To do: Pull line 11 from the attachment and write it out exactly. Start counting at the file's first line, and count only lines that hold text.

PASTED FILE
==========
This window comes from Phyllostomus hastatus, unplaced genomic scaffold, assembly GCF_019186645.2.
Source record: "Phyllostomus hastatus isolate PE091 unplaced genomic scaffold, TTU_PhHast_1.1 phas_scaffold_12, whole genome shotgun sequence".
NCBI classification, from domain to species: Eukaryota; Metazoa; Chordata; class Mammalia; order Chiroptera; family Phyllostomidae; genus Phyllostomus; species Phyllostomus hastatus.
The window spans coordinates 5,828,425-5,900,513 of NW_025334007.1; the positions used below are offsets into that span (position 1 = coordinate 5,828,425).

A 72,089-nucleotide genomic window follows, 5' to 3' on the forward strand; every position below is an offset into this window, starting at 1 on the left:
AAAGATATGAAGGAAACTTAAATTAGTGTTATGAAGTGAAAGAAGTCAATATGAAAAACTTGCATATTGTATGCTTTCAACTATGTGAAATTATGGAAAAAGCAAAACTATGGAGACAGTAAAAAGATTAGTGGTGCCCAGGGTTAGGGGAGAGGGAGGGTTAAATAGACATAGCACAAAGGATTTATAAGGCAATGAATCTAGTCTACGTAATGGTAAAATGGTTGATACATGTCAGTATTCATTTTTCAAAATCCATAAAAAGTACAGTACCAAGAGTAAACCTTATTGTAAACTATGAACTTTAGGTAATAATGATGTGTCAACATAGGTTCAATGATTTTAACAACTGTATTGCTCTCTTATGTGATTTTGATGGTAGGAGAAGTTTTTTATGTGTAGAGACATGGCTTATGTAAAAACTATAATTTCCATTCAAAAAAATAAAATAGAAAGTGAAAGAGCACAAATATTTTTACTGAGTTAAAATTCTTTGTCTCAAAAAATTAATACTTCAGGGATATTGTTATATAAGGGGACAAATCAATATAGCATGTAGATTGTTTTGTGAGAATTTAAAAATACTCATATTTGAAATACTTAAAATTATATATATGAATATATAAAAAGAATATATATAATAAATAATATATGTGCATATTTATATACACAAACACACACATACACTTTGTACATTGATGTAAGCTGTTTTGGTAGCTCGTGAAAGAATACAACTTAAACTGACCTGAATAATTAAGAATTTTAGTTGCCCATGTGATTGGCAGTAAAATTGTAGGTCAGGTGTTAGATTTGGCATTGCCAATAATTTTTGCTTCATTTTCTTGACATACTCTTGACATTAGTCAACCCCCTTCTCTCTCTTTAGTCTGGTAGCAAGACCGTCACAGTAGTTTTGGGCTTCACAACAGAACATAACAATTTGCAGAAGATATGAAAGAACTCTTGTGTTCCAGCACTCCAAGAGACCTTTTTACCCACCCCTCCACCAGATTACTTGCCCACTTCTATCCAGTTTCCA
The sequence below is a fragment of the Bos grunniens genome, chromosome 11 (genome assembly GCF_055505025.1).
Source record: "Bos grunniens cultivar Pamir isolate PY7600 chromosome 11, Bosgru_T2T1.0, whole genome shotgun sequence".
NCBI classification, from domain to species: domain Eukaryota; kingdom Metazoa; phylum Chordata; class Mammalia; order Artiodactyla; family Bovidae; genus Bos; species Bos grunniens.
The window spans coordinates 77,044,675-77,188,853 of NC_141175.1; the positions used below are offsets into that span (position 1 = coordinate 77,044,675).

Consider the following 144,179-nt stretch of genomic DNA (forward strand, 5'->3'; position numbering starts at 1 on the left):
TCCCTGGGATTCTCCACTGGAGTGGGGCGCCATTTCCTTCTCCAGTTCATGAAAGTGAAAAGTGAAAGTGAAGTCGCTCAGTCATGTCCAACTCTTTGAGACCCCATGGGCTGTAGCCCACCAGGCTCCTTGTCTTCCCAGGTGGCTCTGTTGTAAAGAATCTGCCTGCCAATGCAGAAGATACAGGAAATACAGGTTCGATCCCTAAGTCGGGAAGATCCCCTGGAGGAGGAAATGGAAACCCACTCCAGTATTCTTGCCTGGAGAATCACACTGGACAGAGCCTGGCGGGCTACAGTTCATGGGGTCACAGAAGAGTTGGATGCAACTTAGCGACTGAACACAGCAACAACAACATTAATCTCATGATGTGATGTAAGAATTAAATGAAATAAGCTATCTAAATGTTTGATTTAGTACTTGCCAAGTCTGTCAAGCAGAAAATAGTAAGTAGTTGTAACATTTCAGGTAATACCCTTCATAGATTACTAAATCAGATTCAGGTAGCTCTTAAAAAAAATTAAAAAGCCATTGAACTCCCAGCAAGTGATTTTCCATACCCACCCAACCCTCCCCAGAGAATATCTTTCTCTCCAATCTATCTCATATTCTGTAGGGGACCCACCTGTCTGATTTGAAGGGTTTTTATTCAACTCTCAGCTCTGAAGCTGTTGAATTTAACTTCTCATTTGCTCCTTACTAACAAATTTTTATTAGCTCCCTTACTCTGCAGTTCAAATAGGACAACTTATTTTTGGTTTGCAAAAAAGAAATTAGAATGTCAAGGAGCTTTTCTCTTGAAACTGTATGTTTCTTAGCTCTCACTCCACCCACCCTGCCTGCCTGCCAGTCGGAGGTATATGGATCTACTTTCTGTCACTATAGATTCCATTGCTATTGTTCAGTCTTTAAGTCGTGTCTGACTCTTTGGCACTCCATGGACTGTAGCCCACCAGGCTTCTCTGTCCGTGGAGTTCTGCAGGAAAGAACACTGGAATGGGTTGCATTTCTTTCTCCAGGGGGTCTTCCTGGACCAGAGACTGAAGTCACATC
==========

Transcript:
Consider the following 144,179-nt stretch of genomic DNA (forward strand, 5'->3'; position numbering starts at 1 on the left):